The carnage is worst in the investment banking world but most people in that industry accept it as part of the job. When the market was booming, salaries and bonuses were high. But the axe fell quickly once the market turned ugly.

This was especially true for the expats who had been attracted to Russia when it was the hottest emerging market in the world and who are now leaving town with few hard feelings.

"For most of the expats here it's pretty straightforward," said Petru Vaduva, former head of equity research at MFK Renaissance. "If the company cuts down, you're out."

He said he wasn't bitter about losing his job. "I had one of the higher salaries there, so I can't say it didn't make sense for them to fire me when they did."

Outside of the banking world people are less understanding.

"I just feel wretched," said an executive at a major accounting firm, which was laying off more than 15 percent of its staff. "We've got some great kids here and we had to let them go because the bloody government botched things up."

He said his firm had done what it could to help its workers find employment elsewhere, including seconding them to offices in other countries.

"You have to make a decision about how many people you need to lay off and then tell them to their face, but that should be the end of the hardness, if hardness it is," he said. "After that, you have to look after people, you can't just dump them like milk that's gone off."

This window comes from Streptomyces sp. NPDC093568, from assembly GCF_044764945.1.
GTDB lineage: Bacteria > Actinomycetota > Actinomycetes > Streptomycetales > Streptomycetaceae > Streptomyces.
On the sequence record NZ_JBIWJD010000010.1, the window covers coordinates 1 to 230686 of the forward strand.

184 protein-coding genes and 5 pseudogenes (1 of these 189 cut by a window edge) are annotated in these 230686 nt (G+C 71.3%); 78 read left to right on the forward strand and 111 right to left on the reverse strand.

Unfortunately, companies with both compassion and the financial wherewithal to fund it are rare. As a result, thousands of employees are being unceremoniously dumped, forced to take unpaid leave for an indefinite amount of time, or, if they manage to keep working, have their salaries slashed unilaterally.

It happens even though Russia has labor laws that could provide protection against such actions.

According to an Arthur Andersen report, employers are required to give two months' notification before firing an employee, as well as pay three months salary as severance compensation.

If a company is laying off a high number of people all at once, it may be judged to be a "mass redundancy," in which case both the local trade union committee (if one exists) and the State Employment Service must be notified three months ahead of time. They can then petition the local government to freeze the reduction for up to half a year, among other things.

Russia's labor code does allow an employer to amend unilaterally workers' terms of employment, including their pay. But the cuts must have an "objective economic reason" and must be applied in a non-discriminatory manner after giving two months' notice. If an employee objects, the person can be fired but only after receiving severance pay.

Employers can also offer workers unpaid leave of absence but it must be on a "voluntary basis." The employee is supposed to initiate the process in writing.

But Pierre de Lame, Moscow-based program officer for the United Nations' International Labor Organization, said: "It's one thing to make laws, but implementation is clearly a problem."

The government's inability to pay the wages of miners, teachers and scientists is well known, but payment delays have long been widespread throughout private business, as well. Employees at some of the nation's top newspapers, for example, would regularly be owed at least a month's back wages.

In some cases, wage delays are due to a lack of liquidity in an economy that is still largely barter based. In other cases, managers pay trade debts before they pay their workers simply because that is more convenient.

Nevertheless, there seem to be few cases of workers complaining about their treatment. "I don't know what it would take to make people go on strike," said the human resources manager at a major multinational corporation.